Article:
I have found a few news reports on filming, some with footage from the set, but it’s only of Halle Berry and contains no new info. There was a story in the Evening Times demonstrating that not all locals have been friendly to the film crews (though I suspect someone is about to get a severe talking to over this incident).

Then I found a spate of misleading articles, including a tabloid item saying Halle Berry was in Mallorca and had broken her foot Berry was in Mallorca a few weeks ago, but all the recent photos of her show she’s still quite nimble on her feet… and still in Scotland.

UPDATE: A number of celebrity gossip sites are running with the story that Halle Berry has broken her foot, apparently while in Mallorca. Since the BBC and other British news sources reported that Berry would be working in Edinburgh this week, I thought someone had their facts wrong (especially since the items on Berry are littered with other personal gossip and stalkery asides about her family). I suppose it’s possible that the actress took a few days off in Mallorca (where she’s rented a house for filming) between days on the set in the UK, and if she has been injured, obviously we all hope it wasn’t serious and that she recovers quickly. I’m still waiting for a legitimate news source to give us some facts on this… no, TMZ, you don’t count. As for the naysayers who suggest this accident might spell doom for the film, or that Berry might be recast– please. Pretty much every actor working on The Matrix suffered a serious injury in the process, including Hugo. The directors worked around this and didn’t recast anyone. Cloud Atlas has a much larger cast and multiple storylines to film in multiple locations, so Berry’s sequences could be rescheduled if needed. Berry has already filmed her character’s big near-death action sequence, so I think everything will work out.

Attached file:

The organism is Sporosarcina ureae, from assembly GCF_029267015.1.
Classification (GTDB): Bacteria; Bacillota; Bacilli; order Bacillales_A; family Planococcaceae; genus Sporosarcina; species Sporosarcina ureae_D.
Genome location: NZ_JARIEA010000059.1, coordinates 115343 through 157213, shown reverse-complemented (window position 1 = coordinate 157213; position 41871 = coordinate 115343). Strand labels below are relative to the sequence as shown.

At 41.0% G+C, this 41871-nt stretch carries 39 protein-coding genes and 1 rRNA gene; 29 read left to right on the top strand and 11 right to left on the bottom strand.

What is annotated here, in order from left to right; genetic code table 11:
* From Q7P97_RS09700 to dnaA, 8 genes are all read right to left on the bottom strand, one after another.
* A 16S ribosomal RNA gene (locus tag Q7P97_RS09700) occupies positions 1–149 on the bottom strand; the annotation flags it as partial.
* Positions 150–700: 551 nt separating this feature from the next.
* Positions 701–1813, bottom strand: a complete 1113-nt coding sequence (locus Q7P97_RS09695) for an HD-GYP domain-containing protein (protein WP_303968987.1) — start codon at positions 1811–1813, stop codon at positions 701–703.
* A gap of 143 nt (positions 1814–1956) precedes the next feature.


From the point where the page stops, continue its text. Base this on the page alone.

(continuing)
Most disappointing is the Australian paper the Daily Telegraph, which posted one of the images of Hugo emerging from the wrecked car (I’ve posted the same image plus multiple variations) with the following text:
[Warning, minor plot, character spoilers]

Hugo in Halle of a tough role

FILMING has begun on Hugo Weaving’s new movie, which has transformed a street in Glasgow into 1970s California. Weaving and co-star Halle Berry have been in full period costume in the complex thriller, Cloud Atlas, based on an award-winning 2004 novel by British author David Mitchell.

Weaving plays a baddie – he’s always been good at that, just witness The Matrix films – called Bill Smoker, a contract killer in stories spanning multiple time periods.

It has six stories within a big one which eventually interconnect, beginning in the 1850s South Pacific before leaping forward through various periods, ending in 1970s California. “

All fine and good, except that the novel Cloud Atlas was published in 2003 (and isn’t really a ‘thriller’), that Hugo’s character is named Bill Smoke (not Smoker), that this character only appears in one segment (this might be a punctuation error by the Telegraph; adding a second dash after “contract killer” clarifies things), and that the novel doesn’t “end” in the 1970s… there’s a sequence set in the distant future, but it more or less ends where it began. (I’m trying to avoid giving too much away here).

Anyhow a miniscule amount of fact-checking and research by reporters would be deeply appreciated. I expect gossip sites and tabloids to lie or exaggerate, but mainstream Aussie papers should go the extra mile for their best exports– and should notice they had extensive, illustrious careers at home before The Matrix while they’re at it. Also– enough with the puns on Hugo and Halle Berry’s names. Are you people all seven years old?